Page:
Park Place's acquisitions also indicate a focus across Europe, the Middle East and Asia. In 2016, Park Place acquired Com-Com, a London-based data center TPM. In 2017, it acquired Prestige Data Centre Solutions, also a U.K.-based provider and completed a carve-out acquisition with Performance Data, a global IT services provider headquartered in Wilmington, Delaware, with offices in Singapore and Malaysia. In August 2017, Park Place acquired Allen Myland, Inc. (AMI), a Pennsylvania-based data storage maintenance firm.
Also in August 2017, Park Place acquired NCE Group Limited (NCE), Park Place's largest acquisition to date. NCE was a pure-play third-party maintainer with its U.S. headquarters in El Cajon, California, and its U.K. headquarters in Calne, U.K. NCE has approximately 275 employees and revenue of $30 million. Approximately 80% of its revenue is from server maintenance, and the balance is from storage maintenance. Dell EMC, HPE and IBM account for approximately 70% of the devices under maintenance. It also supports some networking equipment.
The largest direct verticals for Park Place are manufacturing and healthcare, but the company has a client base across all vertical industries. The Park Place support model is to provide all of its own back-end support and maintain control of its parts stocking. On-site field engineering services are provided by Park Place employees 95% of the time.
Service levels for TPM include 7x24x4, 5x8x4 and NBD options. In addition to Dell EMC, HPE and IBM, Park Place supports equipment from Cisco, Hitachi, NetApp, Oracle (Sun Microsystems), Brocade, Juniper Networks, and legacy systems by Digital Equipment Corp. (DEC) and Data General.
In addition to TPM, Park Place is aggressively moving to provide multiplatform remote management, monitoring, and data center optimization services for server and storage products, and professional services, including data center installation, implementation and relocation, and ITAD services — including on-site drive erasure/shredding and logistics services.
Procurri is a secondary hardware TPM that offers third-party maintenance and other professional services in 90+ countries. With its global headquarters in Singapore and its U.S. headquarters in Norcross, Georgia, Procurri has 15 global offices, more than 380 employees and close to 800 global forward stocking locations. Total 2016 company revenue was $135.8 million Singapore dollars, of which about 16% came from TPM. This figure is expected to increase with revenue contribution from Congruity for 2017 onward (see below).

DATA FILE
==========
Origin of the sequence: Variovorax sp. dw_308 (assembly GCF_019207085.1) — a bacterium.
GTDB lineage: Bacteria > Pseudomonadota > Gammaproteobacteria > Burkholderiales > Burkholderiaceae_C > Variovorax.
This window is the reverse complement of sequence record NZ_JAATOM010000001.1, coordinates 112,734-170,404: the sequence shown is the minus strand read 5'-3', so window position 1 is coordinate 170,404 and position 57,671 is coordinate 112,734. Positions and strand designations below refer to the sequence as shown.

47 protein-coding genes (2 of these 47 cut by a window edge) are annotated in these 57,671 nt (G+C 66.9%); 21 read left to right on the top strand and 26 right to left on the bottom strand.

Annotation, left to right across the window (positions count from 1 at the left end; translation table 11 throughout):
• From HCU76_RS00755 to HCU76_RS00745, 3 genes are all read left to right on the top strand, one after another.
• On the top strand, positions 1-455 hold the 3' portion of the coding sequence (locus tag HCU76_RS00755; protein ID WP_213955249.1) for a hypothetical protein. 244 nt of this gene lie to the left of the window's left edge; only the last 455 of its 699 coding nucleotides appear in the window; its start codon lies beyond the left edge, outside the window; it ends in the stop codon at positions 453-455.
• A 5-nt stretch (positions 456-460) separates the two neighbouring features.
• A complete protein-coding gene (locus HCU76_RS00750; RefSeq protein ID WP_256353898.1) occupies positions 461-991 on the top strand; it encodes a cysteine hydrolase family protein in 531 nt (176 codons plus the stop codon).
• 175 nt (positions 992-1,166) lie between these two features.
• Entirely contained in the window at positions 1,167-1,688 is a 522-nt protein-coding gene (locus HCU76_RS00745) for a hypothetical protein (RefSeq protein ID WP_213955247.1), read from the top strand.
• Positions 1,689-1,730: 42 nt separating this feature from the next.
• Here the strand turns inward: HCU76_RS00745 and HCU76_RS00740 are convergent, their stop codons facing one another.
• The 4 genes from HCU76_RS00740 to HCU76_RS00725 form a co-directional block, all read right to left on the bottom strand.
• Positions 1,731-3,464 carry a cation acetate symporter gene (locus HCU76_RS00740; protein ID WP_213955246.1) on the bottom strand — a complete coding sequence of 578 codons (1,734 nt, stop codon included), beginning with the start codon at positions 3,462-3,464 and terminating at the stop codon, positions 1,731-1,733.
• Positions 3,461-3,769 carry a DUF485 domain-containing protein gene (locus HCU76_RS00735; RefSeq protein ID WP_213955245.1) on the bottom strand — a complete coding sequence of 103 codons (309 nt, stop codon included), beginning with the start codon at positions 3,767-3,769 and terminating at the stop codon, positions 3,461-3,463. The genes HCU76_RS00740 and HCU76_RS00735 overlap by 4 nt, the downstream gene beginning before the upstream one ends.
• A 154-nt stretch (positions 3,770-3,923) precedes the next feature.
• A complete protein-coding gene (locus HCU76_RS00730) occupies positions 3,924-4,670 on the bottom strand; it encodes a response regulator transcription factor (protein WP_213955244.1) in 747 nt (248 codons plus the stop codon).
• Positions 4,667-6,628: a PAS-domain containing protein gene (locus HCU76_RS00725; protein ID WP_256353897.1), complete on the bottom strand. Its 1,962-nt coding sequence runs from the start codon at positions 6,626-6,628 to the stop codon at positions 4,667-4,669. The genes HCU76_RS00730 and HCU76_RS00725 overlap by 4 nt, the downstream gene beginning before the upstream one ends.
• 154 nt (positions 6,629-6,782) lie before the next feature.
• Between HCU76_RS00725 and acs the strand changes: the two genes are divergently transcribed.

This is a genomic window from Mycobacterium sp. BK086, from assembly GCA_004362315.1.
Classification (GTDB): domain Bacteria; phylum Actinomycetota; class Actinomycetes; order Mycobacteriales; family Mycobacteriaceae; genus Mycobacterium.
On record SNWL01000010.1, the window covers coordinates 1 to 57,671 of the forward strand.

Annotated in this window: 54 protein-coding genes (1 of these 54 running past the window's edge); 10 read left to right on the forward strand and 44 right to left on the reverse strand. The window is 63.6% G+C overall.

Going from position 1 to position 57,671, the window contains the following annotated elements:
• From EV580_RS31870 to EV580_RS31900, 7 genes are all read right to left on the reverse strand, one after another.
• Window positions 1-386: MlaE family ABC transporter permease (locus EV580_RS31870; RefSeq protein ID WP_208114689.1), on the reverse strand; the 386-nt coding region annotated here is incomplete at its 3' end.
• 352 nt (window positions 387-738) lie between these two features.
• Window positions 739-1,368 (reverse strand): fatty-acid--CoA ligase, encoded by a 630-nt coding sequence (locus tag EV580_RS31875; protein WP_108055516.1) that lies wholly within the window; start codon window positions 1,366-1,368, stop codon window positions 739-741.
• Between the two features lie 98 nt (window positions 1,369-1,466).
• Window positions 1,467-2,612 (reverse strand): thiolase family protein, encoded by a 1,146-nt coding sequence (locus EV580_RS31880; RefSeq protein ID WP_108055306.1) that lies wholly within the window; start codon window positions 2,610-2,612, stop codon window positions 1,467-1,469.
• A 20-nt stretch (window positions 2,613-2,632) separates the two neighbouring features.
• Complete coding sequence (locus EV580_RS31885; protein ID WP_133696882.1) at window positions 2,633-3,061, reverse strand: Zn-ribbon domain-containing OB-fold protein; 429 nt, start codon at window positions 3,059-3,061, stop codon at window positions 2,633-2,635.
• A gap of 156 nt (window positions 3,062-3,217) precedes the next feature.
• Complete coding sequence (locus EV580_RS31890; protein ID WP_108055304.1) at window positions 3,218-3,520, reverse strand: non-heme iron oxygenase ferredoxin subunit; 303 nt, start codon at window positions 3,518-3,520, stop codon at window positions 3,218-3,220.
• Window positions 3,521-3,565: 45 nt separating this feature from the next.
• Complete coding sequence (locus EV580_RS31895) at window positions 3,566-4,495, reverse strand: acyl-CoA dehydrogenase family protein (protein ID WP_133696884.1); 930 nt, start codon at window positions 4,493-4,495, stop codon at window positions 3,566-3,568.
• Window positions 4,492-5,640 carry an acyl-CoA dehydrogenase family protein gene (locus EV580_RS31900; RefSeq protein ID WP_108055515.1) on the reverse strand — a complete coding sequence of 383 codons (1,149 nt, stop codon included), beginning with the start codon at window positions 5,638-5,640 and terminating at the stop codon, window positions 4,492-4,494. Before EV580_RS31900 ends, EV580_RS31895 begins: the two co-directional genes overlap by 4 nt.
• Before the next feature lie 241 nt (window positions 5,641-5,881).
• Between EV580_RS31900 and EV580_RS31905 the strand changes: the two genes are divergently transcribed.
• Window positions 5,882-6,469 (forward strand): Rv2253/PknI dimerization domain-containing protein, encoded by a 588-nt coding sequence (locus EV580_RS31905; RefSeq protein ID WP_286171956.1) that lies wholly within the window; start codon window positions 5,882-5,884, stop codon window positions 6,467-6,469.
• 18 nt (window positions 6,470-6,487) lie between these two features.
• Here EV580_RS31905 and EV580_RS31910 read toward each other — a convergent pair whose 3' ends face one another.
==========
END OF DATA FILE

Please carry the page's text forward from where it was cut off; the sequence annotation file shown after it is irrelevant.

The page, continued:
In 2016, Procurri acquired EAF Supply Chain Holdings Limited, a TPM provider in Europe with customers that include large OEMs such as HPE, IBM, Dell EMC and Fujitsu. Additionally, Procurri recently opened a new office in India to cater to its channel partners that want to grow their global footprint into Asia/Pacific.
In January 2017, Procurri and Congruity announced a joint venture which consists of Procurri purchasing a 51% stake in Congruity's third-party maintenance and preowned hardware business units. Procurri has an option to purchase the other 49% in the future. Note that Congruity did not sell its VAR business or data center in Fall River, Massachusetts; the data center is privately held by Congruity360, a solution provider for complete data life cycle management.
Procurri's model is to sell its products and services through its channel partners, instead of directly to enterprises. Primary customer targets are VARs, OEMs, MSPs, system integrators, cloud providers, communications service providers and hardware brokers.
Fifty percent of devices under TPM are in North America, 30% in APAC, and 20% in EMEA. Dell EMC accounts for 40% of its TPM revenue, with IBM, NetApp, Hitachi, HPE and Cisco accounting for the remaining 60%.
Procurri has its own network of field engineers, as well as leveraging a partner network. For technical support, it mainly uses its own Level 3/2/1 engineers, which includes Congruity.
Service Express is a pure-play third-party maintainer headquartered in Grand Rapids, Michigan.
Service Express is privately held by Pamlico Capital, and has more than 400 employees and revenue of $100 million. Service Express' focus is support for multivendor mainframe-, midrange- and Intel-based server, storage and network environments, with HPE, IBM and Dell EMC accounting for approximately 85% of devices under maintenance. Additional services include data center relocation services, OS support, and virtualization. Service Express is primarily a regional U.S. provider.
With recent investment into the company, Service Express will expand wider into the U.S. market, both organically and through targeted acquisitions. In January 2016, it made its first acquisition, Compu-Fix, a small Pennsylvania-based TPM provider. In April 2017, it announced it acquired Delta Computer Group, a New York-based third-party maintenance provider.
Service Express competes as a high-touch, multivendor postwarranty data center maintenance (server, storage and network) specialist. Its client base is composed of all vertical industries, with the largest concentration in manufacturing and healthcare. For the majority of its customers, support is provided by Service Express engineers. Outside of its service area, Service Express leverages a contingent workforce for on-site field engineering services that accesses Service Express' systems to track and monitor calls and parts.